She can’t explain exactly why that is but says comedy is currency on the Rock. “And music. Because I guess we’re an isolated island in the middle of the North Atlantic. We like a laugh and an accordion.”

Walsh is what Newfoundlanders call “best kind,” evidenced by a nearly 50-year career that has earned her the Order of Canada (2000), the Governor General’s Performing Arts Lifetime Artistic Achievement Award (2012) and the Canadian Screen Awards Earle Grey Award, one of the Academy’s highest honours (2019). And she’ll keep you on your toes. One minute she’s explaining how locals have “quite good arses and legs” from climbing the precipitous city streets and the next she’ll drop a line from a 19th-century Sir Walter Scott poem.

Mary Walsh
Mary Walsh at Emera Innovation Exchange at the Signal Hill Campus of Memorial University in St. John’s, where she filmed a PSA for the ovarian cancer charity Belles with Balls NL. Photo: Gabor Jurina
Mary Walsh
“She makes it easy for us to laugh at ourselves but not to make fun of ourselves,” says Alana Walsh-Giovannini, co-founder of Belles with Balls NL, of Mary Walsh, seen here at Emera Innovation Exchange at the Signal Hill Campus of Memorial University. Photo: Gabor Jurina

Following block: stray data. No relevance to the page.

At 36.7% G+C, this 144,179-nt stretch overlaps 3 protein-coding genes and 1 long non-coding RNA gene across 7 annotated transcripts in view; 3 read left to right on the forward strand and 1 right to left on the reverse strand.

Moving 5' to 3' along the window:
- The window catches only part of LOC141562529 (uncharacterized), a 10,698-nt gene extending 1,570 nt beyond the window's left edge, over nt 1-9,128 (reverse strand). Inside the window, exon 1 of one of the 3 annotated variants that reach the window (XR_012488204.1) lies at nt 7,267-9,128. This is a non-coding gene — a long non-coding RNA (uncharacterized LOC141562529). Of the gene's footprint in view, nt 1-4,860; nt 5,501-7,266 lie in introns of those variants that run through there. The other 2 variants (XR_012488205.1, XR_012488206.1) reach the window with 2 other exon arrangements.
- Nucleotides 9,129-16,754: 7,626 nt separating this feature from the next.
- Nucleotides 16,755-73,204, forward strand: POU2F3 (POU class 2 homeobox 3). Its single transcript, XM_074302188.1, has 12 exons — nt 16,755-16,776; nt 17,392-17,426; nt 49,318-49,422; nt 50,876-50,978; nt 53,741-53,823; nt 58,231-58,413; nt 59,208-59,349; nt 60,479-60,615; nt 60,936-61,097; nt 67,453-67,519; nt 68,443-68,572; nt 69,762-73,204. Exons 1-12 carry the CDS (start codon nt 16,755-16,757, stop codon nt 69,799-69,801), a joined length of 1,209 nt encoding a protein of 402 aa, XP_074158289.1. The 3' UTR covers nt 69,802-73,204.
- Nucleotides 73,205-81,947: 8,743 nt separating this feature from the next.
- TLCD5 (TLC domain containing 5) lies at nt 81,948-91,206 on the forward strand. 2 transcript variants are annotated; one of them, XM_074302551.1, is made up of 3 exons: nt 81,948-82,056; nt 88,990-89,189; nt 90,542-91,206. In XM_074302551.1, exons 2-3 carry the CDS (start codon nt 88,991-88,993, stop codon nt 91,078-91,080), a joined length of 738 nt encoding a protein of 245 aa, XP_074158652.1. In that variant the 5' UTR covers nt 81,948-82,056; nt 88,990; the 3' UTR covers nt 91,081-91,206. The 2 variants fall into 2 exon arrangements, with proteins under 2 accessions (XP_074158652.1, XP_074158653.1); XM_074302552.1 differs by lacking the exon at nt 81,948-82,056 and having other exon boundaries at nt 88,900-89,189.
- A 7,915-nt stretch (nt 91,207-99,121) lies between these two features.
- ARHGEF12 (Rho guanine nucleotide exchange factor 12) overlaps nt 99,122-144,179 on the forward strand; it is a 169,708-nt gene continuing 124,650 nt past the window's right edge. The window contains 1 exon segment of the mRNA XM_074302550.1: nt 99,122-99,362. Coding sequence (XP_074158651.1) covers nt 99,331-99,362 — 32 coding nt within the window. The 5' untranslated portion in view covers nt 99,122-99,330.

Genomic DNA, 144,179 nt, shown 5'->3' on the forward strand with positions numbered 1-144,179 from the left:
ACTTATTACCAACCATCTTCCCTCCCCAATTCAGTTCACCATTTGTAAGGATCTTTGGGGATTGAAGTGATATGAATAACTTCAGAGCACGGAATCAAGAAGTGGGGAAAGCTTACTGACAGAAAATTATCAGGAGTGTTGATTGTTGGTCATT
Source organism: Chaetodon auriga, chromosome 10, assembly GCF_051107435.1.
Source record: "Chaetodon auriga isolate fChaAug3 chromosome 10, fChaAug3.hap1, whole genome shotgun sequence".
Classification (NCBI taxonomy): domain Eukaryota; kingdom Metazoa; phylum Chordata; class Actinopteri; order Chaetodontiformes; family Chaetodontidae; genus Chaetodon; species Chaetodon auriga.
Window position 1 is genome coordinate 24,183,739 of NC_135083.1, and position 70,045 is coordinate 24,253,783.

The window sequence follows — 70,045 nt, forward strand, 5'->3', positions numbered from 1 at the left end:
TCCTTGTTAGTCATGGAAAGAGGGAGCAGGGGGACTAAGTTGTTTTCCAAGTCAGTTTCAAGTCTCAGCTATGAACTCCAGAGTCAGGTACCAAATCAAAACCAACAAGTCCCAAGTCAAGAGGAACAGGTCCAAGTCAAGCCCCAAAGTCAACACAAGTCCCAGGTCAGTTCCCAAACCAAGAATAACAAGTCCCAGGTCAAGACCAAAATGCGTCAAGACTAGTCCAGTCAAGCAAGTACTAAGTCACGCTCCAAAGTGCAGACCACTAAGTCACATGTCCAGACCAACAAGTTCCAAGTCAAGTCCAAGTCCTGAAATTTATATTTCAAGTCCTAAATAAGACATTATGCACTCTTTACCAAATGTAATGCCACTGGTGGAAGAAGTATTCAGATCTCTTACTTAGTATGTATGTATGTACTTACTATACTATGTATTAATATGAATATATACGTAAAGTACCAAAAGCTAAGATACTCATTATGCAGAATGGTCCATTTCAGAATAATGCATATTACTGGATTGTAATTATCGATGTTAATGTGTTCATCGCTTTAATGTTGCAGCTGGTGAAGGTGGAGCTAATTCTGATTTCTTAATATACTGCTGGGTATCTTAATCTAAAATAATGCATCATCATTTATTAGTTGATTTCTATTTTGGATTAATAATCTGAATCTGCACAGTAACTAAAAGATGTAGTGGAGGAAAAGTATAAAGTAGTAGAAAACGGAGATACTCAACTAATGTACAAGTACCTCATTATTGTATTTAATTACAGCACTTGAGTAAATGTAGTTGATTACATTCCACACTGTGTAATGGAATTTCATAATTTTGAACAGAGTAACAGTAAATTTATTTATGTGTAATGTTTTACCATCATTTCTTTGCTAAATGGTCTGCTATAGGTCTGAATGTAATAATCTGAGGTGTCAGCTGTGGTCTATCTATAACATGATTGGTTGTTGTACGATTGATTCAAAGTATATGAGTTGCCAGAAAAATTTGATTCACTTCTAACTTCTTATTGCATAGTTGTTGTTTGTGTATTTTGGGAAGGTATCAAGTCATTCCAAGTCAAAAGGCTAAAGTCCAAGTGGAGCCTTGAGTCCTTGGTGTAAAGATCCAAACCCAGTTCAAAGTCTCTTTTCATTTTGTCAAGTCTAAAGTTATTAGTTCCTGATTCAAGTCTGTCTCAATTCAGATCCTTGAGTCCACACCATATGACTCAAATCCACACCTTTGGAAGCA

Friend and St. John’s-born filmmaker Roger Maunder calls her “the fighting Newfoundlander,” while Alana Walsh-Giovannini, co-founder of the ovarian cancer charity Belles with Balls NL, says, “She makes it easy for us to laugh at ourselves but not to make fun of ourselves … If anything, she’s raised up the perception of Newfoundlanders.”

The charity leader beams from the sidelines as Maunder films Walsh. It’s for a public service announcement at Memorial University’s Signal Hill campus for the St. John’s Lady Ball she’ll host in May in support of ovarian cancer research. Decked out in a red suit and fuchsia shirt, which pop against the snowy St. John’s Harbour and the city in the window behind her, Walsh rhymes off the script with an ease of delivery and comedic timing that delights gathered onlookers.

“She’s been through some difficult and challenging times, as most of us have, but again, perseverance, strength and humour,” Walsh-Giovannini adds. “It’s a Lady Ball, and we figure she had the biggest lady balls that we know.”